What lessons did you learn from Pa Awolowo?
Pa Awolowo was a wonderful person, a highly intelligent and hard working person. He was visionary. People called him a tribalist but where is that now? If you are talking of the person who fought for the rights of the minorities in Nigeria, it was Chief Awolowo.

When you are talking about the Willinks Commission,  Awolowo designed it; when they went for the Consitutional Conference in London for the struggle to give Nigeria independence, Papa took minority leaders along with him.  That is why when the commission was established, it established the basis for the minorities to have their say in the Nigerian federation. Remember the Calabar-Ogoja- Rivers Movement, it was held by Pa Awolowo.  Don’t also forget that he was the first Nigerian to make a prediction that ‘a day will come when a Niger Deltan will emerge the president of Nigeria and he would be backed-up by someone in the North.’ What he said should be seen from the angle of a visionary who saw the emergence of a Niger Deltan as a future president of the country.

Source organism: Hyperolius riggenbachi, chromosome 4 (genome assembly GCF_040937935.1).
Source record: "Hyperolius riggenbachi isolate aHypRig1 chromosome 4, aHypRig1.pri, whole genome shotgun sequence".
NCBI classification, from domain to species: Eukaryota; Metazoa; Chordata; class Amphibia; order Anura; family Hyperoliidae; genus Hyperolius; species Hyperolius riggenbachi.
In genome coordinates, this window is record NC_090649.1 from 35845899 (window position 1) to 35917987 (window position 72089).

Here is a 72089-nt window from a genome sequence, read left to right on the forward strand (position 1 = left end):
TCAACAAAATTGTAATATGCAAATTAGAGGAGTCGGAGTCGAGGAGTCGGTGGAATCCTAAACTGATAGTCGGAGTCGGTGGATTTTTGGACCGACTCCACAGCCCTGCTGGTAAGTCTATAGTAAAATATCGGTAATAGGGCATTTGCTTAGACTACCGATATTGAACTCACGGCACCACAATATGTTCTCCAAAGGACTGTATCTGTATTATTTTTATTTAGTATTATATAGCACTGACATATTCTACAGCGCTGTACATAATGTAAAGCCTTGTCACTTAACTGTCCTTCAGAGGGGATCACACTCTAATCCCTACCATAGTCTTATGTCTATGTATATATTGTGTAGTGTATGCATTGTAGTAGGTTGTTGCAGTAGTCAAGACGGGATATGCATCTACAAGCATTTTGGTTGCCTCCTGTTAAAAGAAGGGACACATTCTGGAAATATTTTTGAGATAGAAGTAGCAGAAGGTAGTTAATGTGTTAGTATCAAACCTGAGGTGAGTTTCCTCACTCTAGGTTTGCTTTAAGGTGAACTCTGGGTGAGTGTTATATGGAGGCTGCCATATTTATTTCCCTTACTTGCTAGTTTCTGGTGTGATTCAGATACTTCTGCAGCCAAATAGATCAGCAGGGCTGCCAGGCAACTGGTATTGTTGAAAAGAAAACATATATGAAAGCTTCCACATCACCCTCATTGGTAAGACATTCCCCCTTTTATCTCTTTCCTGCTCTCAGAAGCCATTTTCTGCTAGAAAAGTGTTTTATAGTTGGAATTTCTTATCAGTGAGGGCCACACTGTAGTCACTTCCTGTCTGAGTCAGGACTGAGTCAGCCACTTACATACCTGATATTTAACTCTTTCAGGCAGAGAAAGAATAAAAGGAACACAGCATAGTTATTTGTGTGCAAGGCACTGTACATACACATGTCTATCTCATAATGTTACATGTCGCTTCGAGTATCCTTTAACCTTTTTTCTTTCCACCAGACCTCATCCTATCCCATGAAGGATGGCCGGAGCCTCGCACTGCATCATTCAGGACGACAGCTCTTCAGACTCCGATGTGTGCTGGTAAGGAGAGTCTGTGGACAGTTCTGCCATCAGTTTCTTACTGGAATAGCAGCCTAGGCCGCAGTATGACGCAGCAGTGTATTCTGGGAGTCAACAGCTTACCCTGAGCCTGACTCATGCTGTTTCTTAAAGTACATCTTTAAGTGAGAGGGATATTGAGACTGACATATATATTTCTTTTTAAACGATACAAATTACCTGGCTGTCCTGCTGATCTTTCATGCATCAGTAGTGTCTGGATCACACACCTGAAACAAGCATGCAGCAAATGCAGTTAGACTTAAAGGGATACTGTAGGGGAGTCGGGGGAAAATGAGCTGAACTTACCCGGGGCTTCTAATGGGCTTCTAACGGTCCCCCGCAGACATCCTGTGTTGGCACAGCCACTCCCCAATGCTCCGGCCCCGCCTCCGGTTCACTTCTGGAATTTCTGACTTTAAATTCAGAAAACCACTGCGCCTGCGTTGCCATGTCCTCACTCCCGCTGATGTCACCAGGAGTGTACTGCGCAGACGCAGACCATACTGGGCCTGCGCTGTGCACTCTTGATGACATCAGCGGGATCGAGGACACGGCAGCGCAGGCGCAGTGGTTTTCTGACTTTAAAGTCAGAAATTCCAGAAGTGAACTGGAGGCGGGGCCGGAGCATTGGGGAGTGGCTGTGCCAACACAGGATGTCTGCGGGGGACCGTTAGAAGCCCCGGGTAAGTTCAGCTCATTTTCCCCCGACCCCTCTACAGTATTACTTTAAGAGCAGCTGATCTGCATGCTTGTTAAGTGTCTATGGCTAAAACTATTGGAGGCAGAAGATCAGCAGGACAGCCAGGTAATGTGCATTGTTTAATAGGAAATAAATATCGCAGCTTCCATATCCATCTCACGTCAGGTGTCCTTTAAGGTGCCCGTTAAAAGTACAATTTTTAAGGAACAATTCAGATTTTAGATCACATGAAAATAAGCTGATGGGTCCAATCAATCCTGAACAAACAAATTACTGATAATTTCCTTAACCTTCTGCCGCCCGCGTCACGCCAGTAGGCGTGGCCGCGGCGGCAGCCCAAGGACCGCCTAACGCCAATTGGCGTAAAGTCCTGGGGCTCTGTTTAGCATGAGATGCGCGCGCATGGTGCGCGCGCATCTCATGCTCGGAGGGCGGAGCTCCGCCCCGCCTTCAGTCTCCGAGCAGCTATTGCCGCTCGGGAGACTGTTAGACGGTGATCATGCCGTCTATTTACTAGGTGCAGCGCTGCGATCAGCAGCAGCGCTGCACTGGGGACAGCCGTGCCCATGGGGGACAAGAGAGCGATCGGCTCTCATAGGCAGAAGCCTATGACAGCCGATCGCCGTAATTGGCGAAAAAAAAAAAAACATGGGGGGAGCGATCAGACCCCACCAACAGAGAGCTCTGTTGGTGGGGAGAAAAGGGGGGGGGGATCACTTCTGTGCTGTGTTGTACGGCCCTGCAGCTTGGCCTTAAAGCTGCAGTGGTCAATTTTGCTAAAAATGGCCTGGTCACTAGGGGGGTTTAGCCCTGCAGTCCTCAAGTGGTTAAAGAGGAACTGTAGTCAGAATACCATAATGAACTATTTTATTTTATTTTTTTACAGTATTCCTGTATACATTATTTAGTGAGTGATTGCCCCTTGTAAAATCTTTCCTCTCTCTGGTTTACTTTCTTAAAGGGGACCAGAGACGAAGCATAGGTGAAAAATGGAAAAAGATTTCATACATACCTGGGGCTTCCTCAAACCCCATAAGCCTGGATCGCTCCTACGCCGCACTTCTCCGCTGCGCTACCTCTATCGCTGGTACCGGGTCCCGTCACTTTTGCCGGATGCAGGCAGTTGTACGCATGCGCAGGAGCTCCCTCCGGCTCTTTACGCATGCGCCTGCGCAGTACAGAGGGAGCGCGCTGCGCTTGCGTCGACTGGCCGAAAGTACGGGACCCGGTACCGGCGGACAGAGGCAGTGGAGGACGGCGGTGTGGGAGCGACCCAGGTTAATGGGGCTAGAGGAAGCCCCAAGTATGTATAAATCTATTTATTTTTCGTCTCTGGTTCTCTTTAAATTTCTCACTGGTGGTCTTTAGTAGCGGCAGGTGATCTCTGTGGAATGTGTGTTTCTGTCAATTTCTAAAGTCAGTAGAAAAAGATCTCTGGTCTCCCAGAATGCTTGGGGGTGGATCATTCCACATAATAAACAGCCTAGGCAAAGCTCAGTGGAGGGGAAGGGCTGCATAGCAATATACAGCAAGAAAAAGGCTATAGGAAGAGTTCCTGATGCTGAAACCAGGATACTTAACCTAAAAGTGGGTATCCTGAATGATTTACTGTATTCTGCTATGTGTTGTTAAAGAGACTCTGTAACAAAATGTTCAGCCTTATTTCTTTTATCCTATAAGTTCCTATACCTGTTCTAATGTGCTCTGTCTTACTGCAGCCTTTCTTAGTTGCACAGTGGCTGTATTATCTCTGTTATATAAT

In another words, Papa should be credited with the fact that it was he who foretold the coming of President Jonathan.  It was between 1979 and 1982, because he went in helicopter campaign in many of the riverine areas in the region. He also said that it will be criminal for Nigerians to neglect the bread basket of the nation.  Also, Papa gave those of us with him the principle of being a public officer.

I want our public officers to borrow a leaf from what Papa said. He said: ‘don’t enjoy in government what you cannot provide for yourself in your private life.’  It means, if you know you cannot buy Coca-cola when you leave office, don’t enjoy it while in office.